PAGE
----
Automated kernel shrivel detection of walnuts in shell

Nothing beats x-rays to find out what’s hidden inside opaque and dense objects. So, once we heard about the kernel shrivel problem we set out to try x-rays at once. Here’s a simplified report of our preliminary work, which we decided to put out there to look for potential interest in the industry.

X-ray imaging of walnuts in shell

We imaged 166 walnut samples, kindly provided by Quality Walnut Producers Pty Ltd. The imaging work has been done in the x-ray lab of Dr Marcus Kitchen at Monash University. We used a medical (mammography) x-ray unit and a flat panel digital detector. The x-ray unit was set to 35 kVp and 50 mAs. Walnut samples were placed in close proximity of the flat panel detector to acquire images. All walnut samples were placed in approximately the same orientation with respect to the detector.

Some result

Here’s the image overview of some of the samples we measured. We made sure to have a wide range of size and shell colour. Moreover we used walnuts from different growing regions around Victoria and New South Wales.


As a starting point of our analysis, we classified the walnuts by visual inspection of the x-ray images as having 1) normal kernel, 2) kernel with mild shrivel and 3) kernel with significant shrivel. An example of the three types is below. Left: normal kernel. Middle: mild shrivel. Right: Substantial shrivel.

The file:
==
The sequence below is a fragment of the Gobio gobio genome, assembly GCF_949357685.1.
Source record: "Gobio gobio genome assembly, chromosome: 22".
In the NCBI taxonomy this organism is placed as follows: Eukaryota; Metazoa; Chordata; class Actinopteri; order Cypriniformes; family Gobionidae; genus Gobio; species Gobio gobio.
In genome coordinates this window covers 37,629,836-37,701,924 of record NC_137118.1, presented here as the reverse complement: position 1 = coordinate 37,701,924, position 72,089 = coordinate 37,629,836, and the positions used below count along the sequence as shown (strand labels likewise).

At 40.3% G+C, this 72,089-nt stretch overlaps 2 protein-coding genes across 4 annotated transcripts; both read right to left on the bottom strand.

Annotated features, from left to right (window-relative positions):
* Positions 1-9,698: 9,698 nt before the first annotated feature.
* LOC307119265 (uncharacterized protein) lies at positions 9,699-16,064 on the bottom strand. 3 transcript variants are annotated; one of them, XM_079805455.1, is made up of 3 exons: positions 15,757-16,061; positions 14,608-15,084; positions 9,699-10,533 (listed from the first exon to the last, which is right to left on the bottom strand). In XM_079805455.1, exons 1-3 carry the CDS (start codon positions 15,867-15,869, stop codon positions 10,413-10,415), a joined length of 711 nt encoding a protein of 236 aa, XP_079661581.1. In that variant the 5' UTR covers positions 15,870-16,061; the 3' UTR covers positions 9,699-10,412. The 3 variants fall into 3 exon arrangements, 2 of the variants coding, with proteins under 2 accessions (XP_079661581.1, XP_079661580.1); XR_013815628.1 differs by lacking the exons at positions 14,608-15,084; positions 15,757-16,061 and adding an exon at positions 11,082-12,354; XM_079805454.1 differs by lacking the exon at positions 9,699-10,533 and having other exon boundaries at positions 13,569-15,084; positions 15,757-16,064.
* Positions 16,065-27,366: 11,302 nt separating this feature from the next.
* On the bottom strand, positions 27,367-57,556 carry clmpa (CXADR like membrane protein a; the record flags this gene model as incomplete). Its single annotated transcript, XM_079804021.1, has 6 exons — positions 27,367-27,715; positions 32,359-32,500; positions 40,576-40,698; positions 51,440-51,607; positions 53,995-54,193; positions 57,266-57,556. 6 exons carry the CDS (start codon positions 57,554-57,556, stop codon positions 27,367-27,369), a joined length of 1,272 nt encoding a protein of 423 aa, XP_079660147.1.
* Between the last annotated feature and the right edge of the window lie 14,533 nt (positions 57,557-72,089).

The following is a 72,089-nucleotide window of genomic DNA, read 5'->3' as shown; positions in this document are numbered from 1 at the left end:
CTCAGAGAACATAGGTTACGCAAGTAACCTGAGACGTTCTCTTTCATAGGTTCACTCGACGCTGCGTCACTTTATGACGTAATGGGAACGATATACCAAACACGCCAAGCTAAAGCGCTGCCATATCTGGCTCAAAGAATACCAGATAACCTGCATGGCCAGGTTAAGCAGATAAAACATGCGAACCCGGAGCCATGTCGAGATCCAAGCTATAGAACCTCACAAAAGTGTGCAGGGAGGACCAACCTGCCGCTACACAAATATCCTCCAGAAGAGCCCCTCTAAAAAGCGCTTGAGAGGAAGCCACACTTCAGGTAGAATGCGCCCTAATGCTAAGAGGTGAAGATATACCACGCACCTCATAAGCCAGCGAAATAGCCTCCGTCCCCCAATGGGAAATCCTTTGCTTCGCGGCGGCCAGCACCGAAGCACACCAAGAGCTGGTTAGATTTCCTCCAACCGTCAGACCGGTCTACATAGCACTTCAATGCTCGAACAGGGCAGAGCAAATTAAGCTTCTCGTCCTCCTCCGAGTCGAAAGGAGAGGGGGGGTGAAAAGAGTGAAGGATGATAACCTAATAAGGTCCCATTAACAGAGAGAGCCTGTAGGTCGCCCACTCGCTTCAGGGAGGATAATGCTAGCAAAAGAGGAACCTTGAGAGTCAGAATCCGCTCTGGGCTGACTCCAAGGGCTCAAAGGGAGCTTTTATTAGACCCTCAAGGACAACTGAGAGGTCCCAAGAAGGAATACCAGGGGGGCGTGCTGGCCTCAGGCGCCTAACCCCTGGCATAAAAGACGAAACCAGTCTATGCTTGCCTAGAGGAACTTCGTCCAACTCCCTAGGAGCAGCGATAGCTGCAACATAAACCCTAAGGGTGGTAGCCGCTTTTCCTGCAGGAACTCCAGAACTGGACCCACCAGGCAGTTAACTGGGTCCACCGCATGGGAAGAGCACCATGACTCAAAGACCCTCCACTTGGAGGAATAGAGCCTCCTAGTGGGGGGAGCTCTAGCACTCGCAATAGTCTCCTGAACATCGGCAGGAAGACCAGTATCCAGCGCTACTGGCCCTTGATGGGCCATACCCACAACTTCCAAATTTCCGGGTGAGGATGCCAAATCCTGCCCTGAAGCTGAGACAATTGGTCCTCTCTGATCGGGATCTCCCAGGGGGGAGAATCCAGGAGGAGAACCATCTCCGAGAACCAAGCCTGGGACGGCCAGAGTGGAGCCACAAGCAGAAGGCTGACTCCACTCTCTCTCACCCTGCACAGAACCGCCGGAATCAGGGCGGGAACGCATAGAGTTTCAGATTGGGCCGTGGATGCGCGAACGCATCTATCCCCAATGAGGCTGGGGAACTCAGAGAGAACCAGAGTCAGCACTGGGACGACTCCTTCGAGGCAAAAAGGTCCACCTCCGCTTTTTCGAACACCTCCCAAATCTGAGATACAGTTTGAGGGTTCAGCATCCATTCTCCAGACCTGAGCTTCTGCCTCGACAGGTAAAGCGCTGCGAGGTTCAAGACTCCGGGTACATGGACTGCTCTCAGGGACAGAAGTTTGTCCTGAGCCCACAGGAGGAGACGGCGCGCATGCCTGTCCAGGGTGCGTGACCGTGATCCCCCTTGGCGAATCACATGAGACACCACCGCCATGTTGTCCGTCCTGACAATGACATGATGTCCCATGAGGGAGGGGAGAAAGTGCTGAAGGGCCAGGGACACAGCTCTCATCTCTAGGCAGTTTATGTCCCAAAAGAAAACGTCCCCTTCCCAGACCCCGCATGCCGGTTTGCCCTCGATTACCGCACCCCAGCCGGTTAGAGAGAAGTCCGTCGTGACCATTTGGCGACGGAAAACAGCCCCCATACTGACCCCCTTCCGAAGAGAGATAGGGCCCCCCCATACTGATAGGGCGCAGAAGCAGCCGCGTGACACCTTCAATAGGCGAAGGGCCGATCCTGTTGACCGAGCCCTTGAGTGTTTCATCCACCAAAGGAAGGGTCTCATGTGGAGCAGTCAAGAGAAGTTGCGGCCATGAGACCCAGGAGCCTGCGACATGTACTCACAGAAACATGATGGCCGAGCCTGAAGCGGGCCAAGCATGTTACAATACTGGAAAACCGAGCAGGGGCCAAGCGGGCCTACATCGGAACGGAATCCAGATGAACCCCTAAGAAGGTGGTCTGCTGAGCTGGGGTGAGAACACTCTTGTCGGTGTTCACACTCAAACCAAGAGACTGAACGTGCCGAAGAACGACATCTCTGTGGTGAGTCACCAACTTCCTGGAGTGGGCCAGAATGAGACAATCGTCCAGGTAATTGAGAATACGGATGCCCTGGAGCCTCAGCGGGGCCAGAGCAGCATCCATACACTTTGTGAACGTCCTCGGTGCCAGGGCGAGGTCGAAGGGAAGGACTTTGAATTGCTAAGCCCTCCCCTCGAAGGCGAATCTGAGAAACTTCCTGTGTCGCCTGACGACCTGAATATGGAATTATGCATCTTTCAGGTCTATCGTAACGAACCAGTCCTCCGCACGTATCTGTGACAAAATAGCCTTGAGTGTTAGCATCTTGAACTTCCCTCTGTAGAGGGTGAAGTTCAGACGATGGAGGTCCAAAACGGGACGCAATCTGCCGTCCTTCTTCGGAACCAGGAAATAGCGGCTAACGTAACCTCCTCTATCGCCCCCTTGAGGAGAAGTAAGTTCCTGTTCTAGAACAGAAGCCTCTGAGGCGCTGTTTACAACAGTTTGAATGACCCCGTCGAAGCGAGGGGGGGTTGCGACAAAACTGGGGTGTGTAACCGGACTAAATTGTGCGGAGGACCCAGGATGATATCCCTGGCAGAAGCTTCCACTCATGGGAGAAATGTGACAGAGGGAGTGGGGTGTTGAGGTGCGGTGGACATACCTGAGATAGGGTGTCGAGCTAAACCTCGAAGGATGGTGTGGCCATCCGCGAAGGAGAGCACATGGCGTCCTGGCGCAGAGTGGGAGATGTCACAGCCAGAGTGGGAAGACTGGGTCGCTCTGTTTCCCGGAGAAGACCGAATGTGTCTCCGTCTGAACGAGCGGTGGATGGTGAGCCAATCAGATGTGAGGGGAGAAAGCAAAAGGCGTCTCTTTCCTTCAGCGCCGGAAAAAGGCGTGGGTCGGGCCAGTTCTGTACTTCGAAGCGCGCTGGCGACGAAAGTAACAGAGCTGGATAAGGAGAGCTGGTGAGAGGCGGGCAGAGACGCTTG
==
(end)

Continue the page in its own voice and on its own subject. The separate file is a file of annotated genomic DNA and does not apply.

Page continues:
Automated kernel shrivel detection

We developed an automated sorting algorithm which, starting from the x-ray images, returns the classification in terms of normal kernels, moderate shrivel or severe shrivel. After that, we quantified the performance of the automated algorithm, by evaluating accuracy metrics.

The overall accuracy of the algorithm was about 87%, and all the sever shrivel cases where correctly identified. The result overview is in the heatmap below.


From these value one can compute the sensitivity and specificity of the algorithm. Results are:

  • Sensitivity (percentage of the kernels with severe shrivel that are rejected by the sorting algorithm): 100%
  • Specificity (percentage of normal kernels that are accepted by the sorting algorithm): 88.7%

The results of this preliminary analysis show that our automated sorting algorithm is able to detect and reject shrivelled kernels with very good accuracy. There is definitely room for improvement, ideally bringing both specificity and sensitivity around 95%.

For more detail about the classification algorithm and data processing, feel free to get in touch.

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